What ticks you off? Is it the crazy fast or slow drivers that seem to surround you on the road? When someone doesn’t appreciate or tries to take credit for the work that you do? The words that come from your least favorite political candidates? When your words or actions are taken the wrong way? The list of what seems to upset people anymore can include almost anything. Just turn on the news and you can listen to hours of discussion and arguments over what anyone did or said. The world is full of people who love to chime in with their opinion, solicited or not, about what they think of others, which often offends a whole new segment of the population. This is especially noted with comments on Facebook, Twitter, and other internet discussion forums. We have always been able to say things to offend others, now we can do it in a greater variety of ways. Blessings and Curses are now possible with the touch of a button.
“In your anger do not sin”: Do not let the sun go down while you are still angry, and do not give the devil a foothold. Ephesians 4:26-27
A few days ago, I had several things happen within about 30 minutes that elevated my frustration level from normal to nuts and made me act in ways that I later regretted. I was trying to get several things done within a short time when I got a phone call from a person upset at me for something they failed to do. Afterward, I was trying to help my dad with some things and started a load of laundry, then found I needed more water pressure in another part of the house. I ran back, hit the shut off button on the washer, and finished my other project. When I returned, I found the water would not fill on the washer, and in fact, nothing worked. I later looked it over and tried for 30 minutes to figure out what was up, but concluded I must have broken something when hitting the shut off button earlier when frustrated. In hindsight, taking a few more seconds to do things calmly, may have saved me a couple hours of effort and a working washing machine. Maybe this is just a reminder from God, that my words and actions have consequences, and better a washer than a human damaged as a result. Have you ever used a little more force than you should when angry and ended up with more things broken than necessary? Or maybe the family pet was in the way or someone else was on the receiving end of harsh words when you were upset. We all know things can escalate quickly if we let them. How do we avoid getting to that point or beyond?
My dear brothers and sisters, take note of this: Everyone should be quick to listen, slow to speak and slow to become angry, because human anger does not produce the righteousness that God desires. James 1:19-20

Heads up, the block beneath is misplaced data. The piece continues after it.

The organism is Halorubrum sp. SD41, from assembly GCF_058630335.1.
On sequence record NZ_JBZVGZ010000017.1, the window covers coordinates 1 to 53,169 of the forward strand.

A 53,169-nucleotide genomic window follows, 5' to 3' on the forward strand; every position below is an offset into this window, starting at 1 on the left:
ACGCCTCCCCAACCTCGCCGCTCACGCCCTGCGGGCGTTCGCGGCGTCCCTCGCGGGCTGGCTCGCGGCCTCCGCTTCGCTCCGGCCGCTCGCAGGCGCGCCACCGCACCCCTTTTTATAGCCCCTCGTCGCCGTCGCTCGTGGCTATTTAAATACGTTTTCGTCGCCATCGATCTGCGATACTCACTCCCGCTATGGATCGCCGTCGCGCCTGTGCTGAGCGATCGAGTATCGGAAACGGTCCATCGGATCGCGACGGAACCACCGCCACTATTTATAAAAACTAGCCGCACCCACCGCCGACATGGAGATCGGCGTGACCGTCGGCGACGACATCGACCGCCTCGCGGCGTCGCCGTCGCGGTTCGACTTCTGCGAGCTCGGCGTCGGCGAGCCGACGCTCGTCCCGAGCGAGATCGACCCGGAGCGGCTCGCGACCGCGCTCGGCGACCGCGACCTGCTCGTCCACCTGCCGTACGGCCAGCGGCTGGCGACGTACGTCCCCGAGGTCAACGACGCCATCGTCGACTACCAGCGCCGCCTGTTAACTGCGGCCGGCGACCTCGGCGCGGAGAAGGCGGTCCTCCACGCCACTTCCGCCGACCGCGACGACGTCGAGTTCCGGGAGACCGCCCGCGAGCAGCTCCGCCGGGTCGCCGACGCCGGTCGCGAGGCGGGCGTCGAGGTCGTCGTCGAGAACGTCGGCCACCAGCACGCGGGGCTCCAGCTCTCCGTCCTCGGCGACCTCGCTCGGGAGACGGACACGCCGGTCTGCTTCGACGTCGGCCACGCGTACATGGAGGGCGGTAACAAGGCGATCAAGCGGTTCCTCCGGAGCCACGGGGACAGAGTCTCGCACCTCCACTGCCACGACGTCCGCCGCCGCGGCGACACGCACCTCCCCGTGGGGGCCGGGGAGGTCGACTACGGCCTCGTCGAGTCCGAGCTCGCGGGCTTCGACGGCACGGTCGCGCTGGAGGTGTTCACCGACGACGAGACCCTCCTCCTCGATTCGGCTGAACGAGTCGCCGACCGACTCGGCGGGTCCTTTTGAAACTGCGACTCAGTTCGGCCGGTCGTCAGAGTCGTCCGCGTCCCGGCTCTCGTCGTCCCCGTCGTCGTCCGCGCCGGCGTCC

If you have been married for more than one year, or in fact, if you have had any relationship that has lasted through the years, one of the likely components of your relationship is that you are not easily angered by the other person. If you are offended in some way, you at least must be willing to forgive them regularly. Unforgiveness in any relationship drives a huge wedge between you and eventually drives you apart. Unforgiveness brings up past hurts and offenses and uses them to justify retaliation and other hurtful actions. How easy is it for us to retaliate with harsh words and actions when we feel slighted, even by our spouse? Be quick to forgive, just as we have been forgiven, and avoid going down a road you will later regret.
“You have heard that it was said, ‘Love your neighbor and hate your enemy.’ But I tell you, love your enemies and pray for those who persecute you, that you may be children of your Father in heaven. He causes his sun to rise on the evil and the good, and sends rain on the righteous and the unrighteous. Matthew 5:43-45
So, with all the opportunities to be upset and angered that we face each day, what is our response? The world usually says you are justified with equally harsh words or actions. An eye for an eye is not justification for retaliation, but is a reminder not to respond with twice the insult given. Christ reminds us that murder starts with growing anger in our hearts. We ought to recognize the early signs of this and be quick to forgive, before things get out of hand and we act out in ways that we will later regret. How about when you see others escalating an argument, is our role to play mediator or to help resolve the conflict? Sometimes helping others work out an issue instead of yelling at each other takes much work and patience, especially when everyone wants you to take their side, but tempering anger is usually better for everyone involved when all is said and done. Find a way, each day, to keep anger at bay.
A gentle answer turns away wrath, but a harsh word stirs up anger. Proverbs 15:1
Strength and Courage in Christ,